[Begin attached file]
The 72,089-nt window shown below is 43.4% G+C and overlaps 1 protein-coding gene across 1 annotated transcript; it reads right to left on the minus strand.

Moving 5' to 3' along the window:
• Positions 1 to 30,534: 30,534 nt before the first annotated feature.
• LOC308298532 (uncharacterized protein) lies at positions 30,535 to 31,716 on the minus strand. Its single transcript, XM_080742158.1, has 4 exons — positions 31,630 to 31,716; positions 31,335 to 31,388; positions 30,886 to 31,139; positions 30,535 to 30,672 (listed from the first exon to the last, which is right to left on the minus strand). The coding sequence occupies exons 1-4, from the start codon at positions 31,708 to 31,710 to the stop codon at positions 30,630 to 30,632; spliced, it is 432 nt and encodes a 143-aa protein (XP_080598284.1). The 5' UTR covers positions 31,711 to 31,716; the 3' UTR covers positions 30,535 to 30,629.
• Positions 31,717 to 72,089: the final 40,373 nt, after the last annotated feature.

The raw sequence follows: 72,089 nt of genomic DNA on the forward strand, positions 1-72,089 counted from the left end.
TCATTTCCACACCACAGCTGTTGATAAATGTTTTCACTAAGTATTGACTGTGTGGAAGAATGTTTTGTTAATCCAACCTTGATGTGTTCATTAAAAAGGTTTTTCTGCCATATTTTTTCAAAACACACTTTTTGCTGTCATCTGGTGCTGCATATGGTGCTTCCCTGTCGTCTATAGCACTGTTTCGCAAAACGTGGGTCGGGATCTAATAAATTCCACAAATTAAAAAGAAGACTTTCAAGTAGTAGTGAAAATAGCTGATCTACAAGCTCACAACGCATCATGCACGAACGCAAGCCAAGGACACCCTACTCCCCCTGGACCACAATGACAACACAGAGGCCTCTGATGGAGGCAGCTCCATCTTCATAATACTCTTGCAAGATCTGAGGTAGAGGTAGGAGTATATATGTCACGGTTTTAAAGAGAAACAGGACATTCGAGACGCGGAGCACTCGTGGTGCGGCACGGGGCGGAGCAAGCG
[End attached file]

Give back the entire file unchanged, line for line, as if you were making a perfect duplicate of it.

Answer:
The 72,089-nt window shown below is 43.4% G+C and overlaps 1 protein-coding gene across 1 annotated transcript; it reads right to left on the minus strand.

Moving 5' to 3' along the window:
• Positions 1 to 30,534: 30,534 nt before the first annotated feature.
• LOC308298532 (uncharacterized protein) lies at positions 30,535 to 31,716 on the minus strand. Its single transcript, XM_080742158.1, has 4 exons — positions 31,630 to 31,716; positions 31,335 to 31,388; positions 30,886 to 31,139; positions 30,535 to 30,672 (listed from the first exon to the last, which is right to left on the minus strand). The coding sequence occupies exons 1-4, from the start codon at positions 31,708 to 31,710 to the stop codon at positions 30,630 to 30,632; spliced, it is 432 nt and encodes a 143-aa protein (XP_080598284.1). The 5' UTR covers positions 31,711 to 31,716; the 3' UTR covers positions 30,535 to 30,629.
• Positions 31,717 to 72,089: the final 40,373 nt, after the last annotated feature.

The raw sequence follows: 72,089 nt of genomic DNA on the forward strand, positions 1-72,089 counted from the left end.
TCATTTCCACACCACAGCTGTTGATAAATGTTTTCACTAAGTATTGACTGTGTGGAAGAATGTTTTGTTAATCCAACCTTGATGTGTTCATTAAAAAGGTTTTTCTGCCATATTTTTTCAAAACACACTTTTTGCTGTCATCTGGTGCTGCATATGGTGCTTCCCTGTCGTCTATAGCACTGTTTCGCAAAACGTGGGTCGGGATCTAATAAATTCCACAAATTAAAAAGAAGACTTTCAAGTAGTAGTGAAAATAGCTGATCTACAAGCTCACAACGCATCATGCACGAACGCAAGCCAAGGACACCCTACTCCCCCTGGACCACAATGACAACACAGAGGCCTCTGATGGAGGCAGCTCCATCTTCATAATACTCTTGCAAGATCTGAGGTAGAGGTAGGAGTATATATGTCACGGTTTTAAAGAGAAACAGGACATTCGAGACGCGGAGCACTCGTGGTGCGGCACGGGGCGGAGCAAGCG